Oltmans Construction Co. Advances ‘Green’ Practices with ‘High Performance Program’
Completes 3 Projects for LEED Certification
WHITTIER, Calif.–(BUSINESS WIRE)–Underlining its commitment to the mounting business and energy conservation goals of its clients and communities, Oltmans Construction Co. of Whittier, CA announces the formation of the “Oltmans High Performance Building Program” and the completion of three major projects being submitted for Leadership in Energy and Environmental Design (LEED) certification.
Tammy Spencer, LEED AP facilitator for Oltmans Construction Co., said the company is committed to sustainable development and “green” building practices as part of the overall integrated project delivery approach for a “collaborative, value-based process” in delivering high-performance buildings.
“As part of our commitment to our clients and the communities we do business in, Oltmans’ HPB program combines the talents of our experienced staff for early costs and benefit analysis to determine the best strategy to meet our client’s business and environmental goals. Our LEED-AP accredited staff supports the process from early design through the final project completion,” Spencer said.
Spencer emphasized that Oltmans recently completed three projects with the intent of submitting them for LEED certification.
They are Corona Summit in Corona, CA, comprising three speculative office buildings totaling 282,000 square feet to be submitted for LEED CS (core and shell) certification; the ProLogis/Home Depot “rapid deployment center” in Redlands, CA, a 662,000 square foot build-to-suit project submitted for LEED NC (new construction) certification, and a 28,000 square foot industrial building renovation project for Urban Offerings in Los Angeles submitted for LEED CS Gold certification.
For each project, said Spencer, Oltmans Construction worked closely with the developer’s LEED teams, which included Zinner Consultants of Santa Monica and M.E. Group, Inc., a national company, as well as the client’s architectural and engineering firms.
Among the key “green” features of these facilities, Spencer explained, are:
- Alternate Transportation – Preferred parking is provided for low-emitting and fuel efficient vehicles, as well as for carpools and vanpools to reduce automobile pollution. Bike racks and shower facilities are provided for those who bike to work. Some facilities are located near public transportation access to promote public transit use and reduce impacts from automobiles.
- Stormwater Management – Includes design features to reduce impacts on natural hydrology, minimize stormwater runoff, and improve project water quality.
- Water Use Reduction – Reduces potable water by the installation of a water efficient irrigation system from reclaimed water systems and includes the use of xeriscape landscaping. Restrooms are equipped with low-flow and battery sensor operated fixtures.
- Energy and Atmosphere – Enhanced commissioning of base building systems was completed to ensure optimal performance. Optimized energy performance of the building’s mechanical and electrical systems by using higher performing HVAC equipment and T-5 lighting.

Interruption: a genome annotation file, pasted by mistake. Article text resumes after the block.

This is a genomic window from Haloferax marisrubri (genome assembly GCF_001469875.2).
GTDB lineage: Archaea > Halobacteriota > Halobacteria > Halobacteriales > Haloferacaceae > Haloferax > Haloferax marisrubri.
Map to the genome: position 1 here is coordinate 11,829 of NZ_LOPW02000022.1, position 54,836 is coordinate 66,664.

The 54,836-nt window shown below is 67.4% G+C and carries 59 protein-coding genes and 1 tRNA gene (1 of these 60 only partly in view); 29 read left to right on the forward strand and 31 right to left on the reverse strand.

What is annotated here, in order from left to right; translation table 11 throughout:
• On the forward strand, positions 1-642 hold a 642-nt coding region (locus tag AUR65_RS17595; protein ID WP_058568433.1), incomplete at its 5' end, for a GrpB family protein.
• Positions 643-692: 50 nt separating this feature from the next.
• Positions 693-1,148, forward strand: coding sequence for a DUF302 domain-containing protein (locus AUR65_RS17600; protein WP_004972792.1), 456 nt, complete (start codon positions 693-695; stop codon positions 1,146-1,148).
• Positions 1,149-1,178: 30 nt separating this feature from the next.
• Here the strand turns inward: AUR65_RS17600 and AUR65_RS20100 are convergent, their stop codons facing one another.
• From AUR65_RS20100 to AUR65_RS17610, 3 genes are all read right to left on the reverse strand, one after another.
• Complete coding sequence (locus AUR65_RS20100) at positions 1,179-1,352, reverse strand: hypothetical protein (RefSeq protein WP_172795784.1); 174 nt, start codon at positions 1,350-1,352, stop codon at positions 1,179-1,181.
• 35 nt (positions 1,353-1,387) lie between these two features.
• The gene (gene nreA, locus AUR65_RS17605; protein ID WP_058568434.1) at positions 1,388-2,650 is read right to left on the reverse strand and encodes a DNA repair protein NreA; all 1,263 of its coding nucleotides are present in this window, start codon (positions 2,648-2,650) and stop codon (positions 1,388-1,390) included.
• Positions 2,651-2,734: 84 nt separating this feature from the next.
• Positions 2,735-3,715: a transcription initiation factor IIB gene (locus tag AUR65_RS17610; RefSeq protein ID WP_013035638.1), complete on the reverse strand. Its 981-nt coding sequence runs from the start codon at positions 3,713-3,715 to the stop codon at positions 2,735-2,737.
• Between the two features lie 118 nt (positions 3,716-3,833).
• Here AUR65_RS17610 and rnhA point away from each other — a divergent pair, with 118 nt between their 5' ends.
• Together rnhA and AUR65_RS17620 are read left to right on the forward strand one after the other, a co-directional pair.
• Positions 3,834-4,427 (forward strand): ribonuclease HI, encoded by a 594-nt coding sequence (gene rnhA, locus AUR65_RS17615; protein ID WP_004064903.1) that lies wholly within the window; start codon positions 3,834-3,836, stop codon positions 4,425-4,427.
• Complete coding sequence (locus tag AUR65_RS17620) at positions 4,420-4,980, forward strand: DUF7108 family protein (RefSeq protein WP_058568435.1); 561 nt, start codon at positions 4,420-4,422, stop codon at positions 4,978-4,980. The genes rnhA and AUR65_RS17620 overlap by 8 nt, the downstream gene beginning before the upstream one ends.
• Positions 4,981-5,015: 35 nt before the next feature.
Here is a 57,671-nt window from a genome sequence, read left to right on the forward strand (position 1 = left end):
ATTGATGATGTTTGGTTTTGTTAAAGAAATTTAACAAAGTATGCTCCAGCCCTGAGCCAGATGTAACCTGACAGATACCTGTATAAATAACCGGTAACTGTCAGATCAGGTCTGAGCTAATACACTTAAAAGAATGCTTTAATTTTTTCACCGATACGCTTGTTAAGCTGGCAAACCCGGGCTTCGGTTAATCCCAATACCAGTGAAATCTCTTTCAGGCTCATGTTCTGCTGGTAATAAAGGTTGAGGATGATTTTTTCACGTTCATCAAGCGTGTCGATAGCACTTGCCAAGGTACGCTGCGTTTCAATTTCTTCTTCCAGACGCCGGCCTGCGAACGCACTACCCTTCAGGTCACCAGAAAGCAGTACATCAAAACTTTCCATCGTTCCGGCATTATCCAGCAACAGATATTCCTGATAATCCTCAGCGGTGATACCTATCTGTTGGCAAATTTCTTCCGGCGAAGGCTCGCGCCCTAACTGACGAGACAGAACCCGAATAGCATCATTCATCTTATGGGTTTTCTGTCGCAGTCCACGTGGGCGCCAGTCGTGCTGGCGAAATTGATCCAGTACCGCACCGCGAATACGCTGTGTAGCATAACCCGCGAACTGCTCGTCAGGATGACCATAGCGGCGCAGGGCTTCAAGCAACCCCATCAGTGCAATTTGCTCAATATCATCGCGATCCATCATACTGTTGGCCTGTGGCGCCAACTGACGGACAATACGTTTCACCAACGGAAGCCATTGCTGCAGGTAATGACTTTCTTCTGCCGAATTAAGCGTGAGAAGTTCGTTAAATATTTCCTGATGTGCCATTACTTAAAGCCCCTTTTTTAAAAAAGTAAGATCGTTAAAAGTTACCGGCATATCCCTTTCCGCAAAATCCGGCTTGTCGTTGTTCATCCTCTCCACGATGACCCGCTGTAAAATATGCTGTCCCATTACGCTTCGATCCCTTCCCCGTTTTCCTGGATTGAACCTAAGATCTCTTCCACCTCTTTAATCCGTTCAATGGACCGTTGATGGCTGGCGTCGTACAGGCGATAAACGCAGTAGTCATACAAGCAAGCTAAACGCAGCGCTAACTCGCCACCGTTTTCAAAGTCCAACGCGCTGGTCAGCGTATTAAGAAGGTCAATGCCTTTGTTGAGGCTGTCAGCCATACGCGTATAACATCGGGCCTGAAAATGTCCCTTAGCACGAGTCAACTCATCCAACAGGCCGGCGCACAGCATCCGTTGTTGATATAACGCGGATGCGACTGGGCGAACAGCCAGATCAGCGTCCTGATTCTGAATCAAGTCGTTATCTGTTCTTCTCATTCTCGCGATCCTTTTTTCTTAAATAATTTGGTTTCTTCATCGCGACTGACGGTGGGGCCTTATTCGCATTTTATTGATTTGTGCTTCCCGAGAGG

- Materials and Resources – Recycled or reused non-hazardous construction and demolition waste. Utilized recycled content for building products and regional materials to reduce the environmental impact resulting from transportation.
- Indoor Environmental Quality – Increased air ventilation to improve air quality. Low-emitting interior finishes were used to reduce air contaminants.
- Adaptive Reuse – Reused over 65% of existing building structure and envelope following mitigation of all environmental contaminates.
- Heat Island Effect – Reduced by utilizing light color concrete and shading elements and installation of new reflective “cool roof.”
- Green Power – A contract for renewable energy to provide a minimum 70% of the building’s power for a period of two years, with option to renew.
- Daylight and Views – Skylights and windows added to achieve higher percentage of natural daylight.
- Green Education – Signage explaining the building’s LEED elements are placed in the building for educational purposes, augmented by building tours.
- Green Housekeeping – A low environmental impact cleaning policy, including the use of non-toxic cleaning supplies for building maintenance.
“The demand for high performing buildings is on the rise and green building practices are quickly becoming mainstream as a result of rising energy costs, scarce water resources and a heightened awareness of environmental concerns. It’s not just about the social benefits of being green; it’s a sustainable economic investment,” Spencer said.
About Oltmans Construction Co.
In business for over 75 years, Oltmans Construction Co. is ranked among the top 10 commercial and industrial general contractors based in Los Angeles County, and was recently ranked among the nation’s leading builders by ENGINEERING NEWS-RECORD magazine. The company has offices in Whittier, CA and Ventura County, CA.